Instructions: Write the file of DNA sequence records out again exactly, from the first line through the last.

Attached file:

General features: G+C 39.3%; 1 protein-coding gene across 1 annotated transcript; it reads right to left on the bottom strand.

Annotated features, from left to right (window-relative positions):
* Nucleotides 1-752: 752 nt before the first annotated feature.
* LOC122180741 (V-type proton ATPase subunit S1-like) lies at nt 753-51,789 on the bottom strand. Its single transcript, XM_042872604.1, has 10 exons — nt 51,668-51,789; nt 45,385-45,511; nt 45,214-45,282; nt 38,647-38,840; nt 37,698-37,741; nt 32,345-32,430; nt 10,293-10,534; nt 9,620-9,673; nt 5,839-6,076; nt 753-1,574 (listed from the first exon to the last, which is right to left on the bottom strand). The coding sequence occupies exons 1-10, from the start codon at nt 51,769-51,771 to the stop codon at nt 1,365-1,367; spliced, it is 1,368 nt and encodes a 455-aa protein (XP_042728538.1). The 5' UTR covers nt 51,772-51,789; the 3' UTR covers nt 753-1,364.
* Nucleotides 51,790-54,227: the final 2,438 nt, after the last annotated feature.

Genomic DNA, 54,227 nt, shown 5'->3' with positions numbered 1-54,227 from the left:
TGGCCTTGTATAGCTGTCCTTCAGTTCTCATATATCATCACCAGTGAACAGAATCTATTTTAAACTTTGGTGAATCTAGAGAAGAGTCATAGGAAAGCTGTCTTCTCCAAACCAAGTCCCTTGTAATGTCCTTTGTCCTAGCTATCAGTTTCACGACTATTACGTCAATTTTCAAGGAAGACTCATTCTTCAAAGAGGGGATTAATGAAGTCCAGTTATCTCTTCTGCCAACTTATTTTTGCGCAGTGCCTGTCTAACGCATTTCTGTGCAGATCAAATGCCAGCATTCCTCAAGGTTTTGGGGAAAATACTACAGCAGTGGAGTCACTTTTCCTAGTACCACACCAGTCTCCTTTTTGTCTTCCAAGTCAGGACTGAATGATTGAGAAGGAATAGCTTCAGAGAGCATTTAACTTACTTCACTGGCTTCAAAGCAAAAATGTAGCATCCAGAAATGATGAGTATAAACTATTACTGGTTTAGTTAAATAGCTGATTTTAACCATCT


General features: G+C 39.3%; 1 protein-coding gene across 1 annotated transcript; it reads right to left on the bottom strand.

Annotated features, from left to right (window-relative positions):
* Nucleotides 1-752: 752 nt before the first annotated feature.
* LOC122180741 (V-type proton ATPase subunit S1-like) lies at nt 753-51,789 on the bottom strand. Its single transcript, XM_042872604.1, has 10 exons — nt 51,668-51,789; nt 45,385-45,511; nt 45,214-45,282; nt 38,647-38,840; nt 37,698-37,741; nt 32,345-32,430; nt 10,293-10,534; nt 9,620-9,673; nt 5,839-6,076; nt 753-1,574 (listed from the first exon to the last, which is right to left on the bottom strand). The coding sequence occupies exons 1-10, from the start codon at nt 51,769-51,771 to the stop codon at nt 1,365-1,367; spliced, it is 1,368 nt and encodes a 455-aa protein (XP_042728538.1). The 5' UTR covers nt 51,772-51,789; the 3' UTR covers nt 753-1,364.
* Nucleotides 51,790-54,227: the final 2,438 nt, after the last annotated feature.

Genomic DNA, 54,227 nt, shown 5'->3' with positions numbered 1-54,227 from the left:
TGGCCTTGTATAGCTGTCCTTCAGTTCTCATATATCATCACCAGTGAACAGAATCTATTTTAAACTTTGGTGAATCTAGAGAAGAGTCATAGGAAAGCTGTCTTCTCCAAACCAAGTCCCTTGTAATGTCCTTTGTCCTAGCTATCAGTTTCACGACTATTACGTCAATTTTCAAGGAAGACTCATTCTTCAAAGAGGGGATTAATGAAGTCCAGTTATCTCTTCTGCCAACTTATTTTTGCGCAGTGCCTGTCTAACGCATTTCTGTGCAGATCAAATGCCAGCATTCCTCAAGGTTTTGGGGAAAATACTACAGCAGTGGAGTCACTTTTCCTAGTACCACACCAGTCTCCTTTTTGTCTTCCAAGTCAGGACTGAATGATTGAGAAGGAATAGCTTCAGAGAGCATTTAACTTACTTCACTGGCTTCAAAGCAAAAATGTAGCATCCAGAAATGATGAGTATAAACTATTACTGGTTTAGTTAAATAGCTGATTTTAACCATCT